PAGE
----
Tue. Oct 3rd, 2023

While most consumers have spent their budgets over the holiday season and look to pull back and recover in January, retailers spend their time doing the exact opposite. They’re too busy keeping stores and online humming over the holiday season, but when that’s over they descend on the Javits Center in Manhattan in January with their own budgets refreshed and shopping lists in hand.

You can always get an early sense for how retailers did over the holiday season by their mood in January. If they’re crying into drinks you know it was a miserable holiday season, and if they’re toasting the town you know they did really well. Bad news like Bed Bath and Beyond’s warnings of potential imminent bankruptcy and Party City’s full-on announcement aside, this year’s NRF was definitely more on the “toasting the town” side of the spectrum.

This means retailers have budget approval to improve their technology capabilities. It’s always in the context of an expected return on investment, but it’s clear the money is there to invest. So what are they investing in? A look at their shopping list:

Real-Time Inventory

You may see the term “inventory visibility” used interchangeably with real-time inventory, and while having inventory visibility has long been an objective in retail, retailers are learning that the time stamp on that inventory is nearly as important as the quantity of an item and where it is or its status. If you know your inventory from 3 days ago with 100% accuracy, that does little to help you understand whether you have any left in a particular store that has been busy selling for the last 3 days. Retailers need to see all of their inventory where it is right now.

Any tech person worth their salt will shudder when they see the term “real time”. Real-time data is expensive both from a solution architecture and from a network perspective. Before omnichannel processes like buy online pickup in store (BOPIS), a daily snapshot of inventory at the end of the selling day was real-time enough.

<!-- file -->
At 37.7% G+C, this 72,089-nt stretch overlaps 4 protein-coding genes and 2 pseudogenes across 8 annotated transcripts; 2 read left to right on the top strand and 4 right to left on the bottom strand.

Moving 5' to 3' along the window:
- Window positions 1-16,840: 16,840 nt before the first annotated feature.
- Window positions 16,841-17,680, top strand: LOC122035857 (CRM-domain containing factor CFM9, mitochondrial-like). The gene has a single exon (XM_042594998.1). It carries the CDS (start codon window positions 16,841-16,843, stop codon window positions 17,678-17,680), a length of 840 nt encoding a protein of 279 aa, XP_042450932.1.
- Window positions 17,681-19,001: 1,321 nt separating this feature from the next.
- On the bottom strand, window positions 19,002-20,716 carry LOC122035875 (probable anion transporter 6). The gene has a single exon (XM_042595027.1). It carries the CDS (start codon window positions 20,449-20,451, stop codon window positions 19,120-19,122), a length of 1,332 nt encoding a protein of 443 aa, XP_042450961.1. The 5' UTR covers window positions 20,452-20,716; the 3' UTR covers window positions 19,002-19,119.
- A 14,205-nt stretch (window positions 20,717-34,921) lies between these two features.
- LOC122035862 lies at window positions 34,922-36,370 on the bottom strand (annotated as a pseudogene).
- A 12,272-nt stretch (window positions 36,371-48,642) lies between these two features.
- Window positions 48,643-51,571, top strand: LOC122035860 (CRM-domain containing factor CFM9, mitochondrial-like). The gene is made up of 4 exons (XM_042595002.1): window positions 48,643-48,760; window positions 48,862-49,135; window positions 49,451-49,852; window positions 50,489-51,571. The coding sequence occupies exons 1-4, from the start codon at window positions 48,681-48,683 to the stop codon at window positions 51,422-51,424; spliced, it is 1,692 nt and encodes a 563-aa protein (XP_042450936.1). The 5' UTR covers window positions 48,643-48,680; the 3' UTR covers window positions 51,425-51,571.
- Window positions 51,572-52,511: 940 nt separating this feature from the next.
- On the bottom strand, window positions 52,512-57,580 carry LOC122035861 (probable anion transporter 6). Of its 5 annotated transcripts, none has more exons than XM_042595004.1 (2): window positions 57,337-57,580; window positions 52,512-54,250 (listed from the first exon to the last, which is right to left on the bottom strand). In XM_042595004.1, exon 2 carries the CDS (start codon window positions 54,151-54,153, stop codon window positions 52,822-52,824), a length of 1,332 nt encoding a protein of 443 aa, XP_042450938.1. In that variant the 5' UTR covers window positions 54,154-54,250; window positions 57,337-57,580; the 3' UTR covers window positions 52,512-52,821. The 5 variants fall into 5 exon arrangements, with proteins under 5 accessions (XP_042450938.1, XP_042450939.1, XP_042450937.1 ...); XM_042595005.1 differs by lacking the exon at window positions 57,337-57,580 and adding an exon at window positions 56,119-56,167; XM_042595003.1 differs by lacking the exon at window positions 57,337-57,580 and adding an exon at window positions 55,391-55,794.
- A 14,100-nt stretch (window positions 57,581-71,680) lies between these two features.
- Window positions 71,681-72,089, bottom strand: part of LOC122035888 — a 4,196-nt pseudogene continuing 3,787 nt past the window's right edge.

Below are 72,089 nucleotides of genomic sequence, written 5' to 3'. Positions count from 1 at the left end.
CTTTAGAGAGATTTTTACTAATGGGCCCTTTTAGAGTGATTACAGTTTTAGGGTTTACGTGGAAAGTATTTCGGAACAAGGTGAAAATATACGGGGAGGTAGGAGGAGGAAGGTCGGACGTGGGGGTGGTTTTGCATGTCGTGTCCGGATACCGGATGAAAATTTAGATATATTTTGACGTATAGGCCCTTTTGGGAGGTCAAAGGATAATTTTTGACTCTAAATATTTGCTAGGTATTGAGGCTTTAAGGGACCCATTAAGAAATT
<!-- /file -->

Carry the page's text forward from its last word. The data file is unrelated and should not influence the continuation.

No longer. If the website can’t see what’s sold in the store since it opened this morning, then retailers have to put buffers on the inventory it makes available for things like BOPIS. Retailers absolutely don’t want to have to cancel orders, but taking an item off the website simply because you can’t be sure you have enough in stores to continue offering it for ship from store – that is costly too.

One solution that can help with this problem is item-level RFID. You don’t have to look in every store every second – again, that would be very expensive to support – but if customer views an item’s online product detail page, you could certainly take a glance in the stores most likely to be used for fulfillment to see if enough of the item is on hand to fulfill if the customer adds it to the cart.

The challenge with RFID is adoption. I’ve hosted too many round tables and panel discussions where there is one retailer at the table who has adopted item-level RFID in stores and everyone else has not. The adopter is an evangelist facing a room full of skeptics. From what I’ve seen, retailers really do need to put 100% item coverage in one store, with 100% reader coverage in the same store to really understand what’s possible and how it could change their lives.

Most retailers looking for real-time inventory are looking for better intra-day visibility into inventory snapshots. A few retailers are ready to see about whether RFID can get them that and maybe something more. Will 2023 be the year of RFID adoption? Based on discussions at the NRF Big Show, not the tipping point, but certainly still on an upward adoption trend.

Point of Sale

Point of sale (POS) is the heart of the store. I suppose you can still at least take cash with only a notepad, pen, and a calculator, but nowadays with card payment adoption and loyalty programs and omnichannel save the sale in stores, if your POS is not running you’re not transacting.